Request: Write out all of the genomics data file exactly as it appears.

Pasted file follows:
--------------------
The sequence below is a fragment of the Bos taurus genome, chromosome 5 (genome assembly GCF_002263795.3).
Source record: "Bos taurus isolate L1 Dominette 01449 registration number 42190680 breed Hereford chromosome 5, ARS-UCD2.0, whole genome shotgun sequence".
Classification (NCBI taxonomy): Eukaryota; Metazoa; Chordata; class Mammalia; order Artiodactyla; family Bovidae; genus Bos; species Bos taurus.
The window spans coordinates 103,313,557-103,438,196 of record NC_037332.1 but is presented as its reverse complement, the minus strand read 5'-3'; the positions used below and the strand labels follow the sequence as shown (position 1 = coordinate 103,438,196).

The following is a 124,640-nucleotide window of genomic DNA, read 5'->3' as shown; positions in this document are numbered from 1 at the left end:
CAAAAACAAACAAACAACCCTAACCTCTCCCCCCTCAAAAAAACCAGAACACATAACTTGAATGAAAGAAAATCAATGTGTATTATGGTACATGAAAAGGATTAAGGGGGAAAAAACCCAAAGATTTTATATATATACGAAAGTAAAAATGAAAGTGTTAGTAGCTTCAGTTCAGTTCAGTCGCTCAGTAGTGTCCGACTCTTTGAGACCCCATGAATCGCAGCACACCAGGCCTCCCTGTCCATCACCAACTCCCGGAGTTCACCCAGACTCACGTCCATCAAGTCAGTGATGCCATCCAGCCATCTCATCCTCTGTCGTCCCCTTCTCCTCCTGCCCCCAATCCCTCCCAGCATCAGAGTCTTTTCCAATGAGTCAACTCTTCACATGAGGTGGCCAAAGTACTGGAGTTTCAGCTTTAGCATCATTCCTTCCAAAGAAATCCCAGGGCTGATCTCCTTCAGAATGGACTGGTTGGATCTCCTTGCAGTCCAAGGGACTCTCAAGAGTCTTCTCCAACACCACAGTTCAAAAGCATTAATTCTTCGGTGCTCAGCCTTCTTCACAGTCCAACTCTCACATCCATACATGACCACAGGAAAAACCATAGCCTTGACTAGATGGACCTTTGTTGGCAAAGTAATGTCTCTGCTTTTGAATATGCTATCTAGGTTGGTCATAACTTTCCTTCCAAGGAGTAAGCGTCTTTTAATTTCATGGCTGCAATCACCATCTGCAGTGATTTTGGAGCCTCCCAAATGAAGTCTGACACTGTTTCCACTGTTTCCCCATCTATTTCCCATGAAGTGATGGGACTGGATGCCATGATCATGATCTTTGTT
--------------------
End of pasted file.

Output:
The sequence below is a fragment of the Bos taurus genome, chromosome 5 (genome assembly GCF_002263795.3).
Source record: "Bos taurus isolate L1 Dominette 01449 registration number 42190680 breed Hereford chromosome 5, ARS-UCD2.0, whole genome shotgun sequence".
Classification (NCBI taxonomy): Eukaryota; Metazoa; Chordata; class Mammalia; order Artiodactyla; family Bovidae; genus Bos; species Bos taurus.
The window spans coordinates 103,313,557-103,438,196 of record NC_037332.1 but is presented as its reverse complement, the minus strand read 5'-3'; the positions used below and the strand labels follow the sequence as shown (position 1 = coordinate 103,438,196).

The following is a 124,640-nucleotide window of genomic DNA, read 5'->3' as shown; positions in this document are numbered from 1 at the left end:
CAAAAACAAACAAACAACCCTAACCTCTCCCCCCTCAAAAAAACCAGAACACATAACTTGAATGAAAGAAAATCAATGTGTATTATGGTACATGAAAAGGATTAAGGGGGAAAAAACCCAAAGATTTTATATATATACGAAAGTAAAAATGAAAGTGTTAGTAGCTTCAGTTCAGTTCAGTCGCTCAGTAGTGTCCGACTCTTTGAGACCCCATGAATCGCAGCACACCAGGCCTCCCTGTCCATCACCAACTCCCGGAGTTCACCCAGACTCACGTCCATCAAGTCAGTGATGCCATCCAGCCATCTCATCCTCTGTCGTCCCCTTCTCCTCCTGCCCCCAATCCCTCCCAGCATCAGAGTCTTTTCCAATGAGTCAACTCTTCACATGAGGTGGCCAAAGTACTGGAGTTTCAGCTTTAGCATCATTCCTTCCAAAGAAATCCCAGGGCTGATCTCCTTCAGAATGGACTGGTTGGATCTCCTTGCAGTCCAAGGGACTCTCAAGAGTCTTCTCCAACACCACAGTTCAAAAGCATTAATTCTTCGGTGCTCAGCCTTCTTCACAGTCCAACTCTCACATCCATACATGACCACAGGAAAAACCATAGCCTTGACTAGATGGACCTTTGTTGGCAAAGTAATGTCTCTGCTTTTGAATATGCTATCTAGGTTGGTCATAACTTTCCTTCCAAGGAGTAAGCGTCTTTTAATTTCATGGCTGCAATCACCATCTGCAGTGATTTTGGAGCCTCCCAAATGAAGTCTGACACTGTTTCCACTGTTTCCCCATCTATTTCCCATGAAGTGATGGGACTGGATGCCATGATCATGATCTTTGTT